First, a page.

As the Pacers president sees things, his team’s ability to fulfill his lofty postseason expectations begins with a tighter defense.
In a one-on-one interview with Dave Furst of WRTV-6 that aired during the station’s pre- and post-game coverage of the Pacers’ 102-97 victory over Oklahoma City Sunday, Bird addressed a wide range of topics but the thread woven through many of his answers was defense.
“If you’ve watched us in the last three months, well, two months, we really haven’t defended the way we defend,” he said. “I go to every practice, I know what guys are supposed to do when the ball’s rotated or pick-and-roll and I can sit there in my seat at the games and see guys missing assignments. It ain’t happening. They go under picks, they try to short-cut sometimes and that’s the things that get you in trouble and it’s hurt us here in the last month, month-and-a-half.”
Since the All-Star break, the Pacers have allowed averages of 96.1 points, .438 shooting overall and .370 from the 3-point line while limping to a 15-14 record. In the 52 games prior, the averages were 90.3 points, .410 and .351.
Since the break, the Pacers have held just five opponents to fewer than 90 points. Prior, they did so 25 times, going 24-1 in the process.
Tighten the defensive screws, Bird believes, and the team can regain its stride. Without doing so, and without a deep run that reaches at least the conference finals, and the boss will be unhappy.
And you know what happens when bosses are unhappy.
“I’m like any other fan. If you really care about it, when you’re not playing well you’re very upset. When you’re playing well, you sort of worry about the next problem arising,” he said. “I said earlier in the year we’re (all-in).
“If we don’t make the Eastern Conference Finals or the (NBA) Finals, it’s going to be a bad year for us because I know the talent we have. I think it’s just up to the players to say, ‘Hey, we’ve got to do this.’ And the way they do it is start guarding people. If they start guarding people, they can hold them under 90 points, then that puts is right in position to win.”
Despite their post-break malaise, the Pacers can wrap up the top seed in the East either with a win Wednesday in Orlando or a Miami loss (the Heat plays tonight in Washington and Wednesday against Philadelphia). That would achieve the goal stated perhaps a little too openly and frequently since before the season began and give the Pacers the security blanket of a potential Game 7 against Miami in Bankers Life Fieldhouse.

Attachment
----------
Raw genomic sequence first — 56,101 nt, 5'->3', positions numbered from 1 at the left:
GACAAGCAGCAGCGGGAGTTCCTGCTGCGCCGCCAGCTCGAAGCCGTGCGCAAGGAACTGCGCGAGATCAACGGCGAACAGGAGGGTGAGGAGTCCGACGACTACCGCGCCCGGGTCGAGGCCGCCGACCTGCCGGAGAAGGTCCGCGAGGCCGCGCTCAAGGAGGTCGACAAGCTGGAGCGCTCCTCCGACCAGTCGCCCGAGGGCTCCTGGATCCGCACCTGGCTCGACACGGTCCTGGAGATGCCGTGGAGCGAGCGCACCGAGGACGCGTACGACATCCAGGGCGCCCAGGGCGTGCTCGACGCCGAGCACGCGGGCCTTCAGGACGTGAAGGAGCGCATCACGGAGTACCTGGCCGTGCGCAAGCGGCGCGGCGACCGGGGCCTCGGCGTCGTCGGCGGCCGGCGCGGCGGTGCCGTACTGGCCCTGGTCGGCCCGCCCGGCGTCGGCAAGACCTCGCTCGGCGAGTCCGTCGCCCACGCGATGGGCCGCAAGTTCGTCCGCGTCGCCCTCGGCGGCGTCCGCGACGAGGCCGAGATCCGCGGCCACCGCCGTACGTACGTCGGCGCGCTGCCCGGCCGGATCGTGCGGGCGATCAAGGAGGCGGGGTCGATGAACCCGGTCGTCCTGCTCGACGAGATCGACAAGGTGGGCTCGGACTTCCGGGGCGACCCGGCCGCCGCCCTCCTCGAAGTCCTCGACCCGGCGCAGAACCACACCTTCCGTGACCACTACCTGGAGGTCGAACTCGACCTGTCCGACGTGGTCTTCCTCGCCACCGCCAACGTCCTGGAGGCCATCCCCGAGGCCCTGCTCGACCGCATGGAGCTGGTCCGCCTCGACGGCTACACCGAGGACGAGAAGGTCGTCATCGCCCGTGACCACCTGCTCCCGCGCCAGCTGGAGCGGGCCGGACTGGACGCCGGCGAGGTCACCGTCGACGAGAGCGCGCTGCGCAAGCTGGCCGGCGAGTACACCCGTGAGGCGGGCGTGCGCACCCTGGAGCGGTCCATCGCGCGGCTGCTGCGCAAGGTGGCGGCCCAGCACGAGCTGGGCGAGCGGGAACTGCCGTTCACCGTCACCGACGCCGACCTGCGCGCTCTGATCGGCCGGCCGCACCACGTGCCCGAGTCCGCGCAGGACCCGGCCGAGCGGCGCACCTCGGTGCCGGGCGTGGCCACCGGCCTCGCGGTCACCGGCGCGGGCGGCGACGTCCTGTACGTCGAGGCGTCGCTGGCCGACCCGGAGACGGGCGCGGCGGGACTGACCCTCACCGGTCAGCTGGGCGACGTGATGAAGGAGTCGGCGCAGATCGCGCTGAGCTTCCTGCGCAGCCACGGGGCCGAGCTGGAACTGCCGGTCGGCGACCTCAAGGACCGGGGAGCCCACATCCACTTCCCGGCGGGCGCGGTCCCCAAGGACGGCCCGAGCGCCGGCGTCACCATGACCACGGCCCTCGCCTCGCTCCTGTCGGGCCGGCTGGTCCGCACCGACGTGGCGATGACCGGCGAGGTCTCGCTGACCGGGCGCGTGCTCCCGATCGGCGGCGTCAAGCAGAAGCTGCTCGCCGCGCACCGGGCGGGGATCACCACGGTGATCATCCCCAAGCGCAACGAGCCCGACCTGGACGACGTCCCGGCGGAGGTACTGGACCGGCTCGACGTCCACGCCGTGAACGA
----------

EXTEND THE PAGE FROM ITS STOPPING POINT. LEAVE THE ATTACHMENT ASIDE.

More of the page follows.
That is, of course, if both struggling teams flip the switch and find a way to make that rematch happen.
“I know Charlotte, Washington, all them teams are a lot better, Toronto. I mean they’re a lot better now. It’s not going to be no cakewalk. There could be some seven-game series, they could beat us here, they could beat us on their own court,” Bird said. “But it’s a battle. That’s what the playoffs are about.
“But our goal is to get to the Eastern Conference Finals and we believe Miami’s going to be there. They’re the world champions, they’re a well-oiled machine and we want a shot at them. For us to do that, we’ve got to start playing better and we can’t look past anybody we’re playing. We’ve got to think we’re the underdog every time we go into a game and that mentality hopefully will carry them through. If they continue to push and stay together, get their rest and start defending – it’s always on the defensive end. I’ve never been on a team that outscored people to win. Eventually in the playoffs we had to start guarding people. Even though I couldn’t play much, I had to start playing a little bit. Defense wins championships.”
Here are some more highlights from the Bird-Furst sit-down.
>> Bird said he backs coach Frank Vogel “100 percent” and acknowledged it wasn’t in his personality to, as Furst put it, “bring the hammer” with the players. “That’s my personality at times but it’s not Frank’s personality,” Bird said. “I think Frank does it in his own way. I think all of us need to be held accountable.”
>> Though the team was winning at a high rate prior to the break, Bird saw problems arising, which was why he signed Andrew Bynum and traded Danny Granger for Evan Turner and Lavoy Allen. Some have singled out those moves as propellants for the team’s slide, but Bird believes otherwise. “We have some guys that are not playing well and they’re frustrated,” he said. “Now our whole team’s not playing well, our bench is not playing well but I really believe from watching the team early on that we needed to do something at trade deadline to try to right the ship.”
>> Despite his recent mega-slump, Roy Hibbert remains a linchpin. “Roy will be fine,” he said. “Roy hasn’t played as well as he likes to play but for us to go where we want to go, Roy’s got to be the guy because he’s the guy in the middle of the defense and when he’s playing well at the defensive end, we play well.”
>> Bird pointed out young players can often assume success, if they haven’t encountered much failure, but veterans understand there are only so many chances to achieve greatness – and this team must seize this one. “They’ve waited all year to get to this point and this is their opportunity,” he said. “If you look at our older players, (Luis) Scola and David West), they don’t get this opportunity very often. They might not ever get it again. (The window) is closing and they know that.”
>> He still has faith the team will bounce back. “They want to win. Sometimes I just wish they were just a little mentally tougher,” he said. “I think they’re going to come through this but it’s painful getting there. It’s been very painful for all of us but we’ve still won over 50 games, that’s a pretty good goal. But when the playoffs start we feel, I mean I still feel that this team has an opportunity to play for a championship, but they’ve got a long way to go to get there.”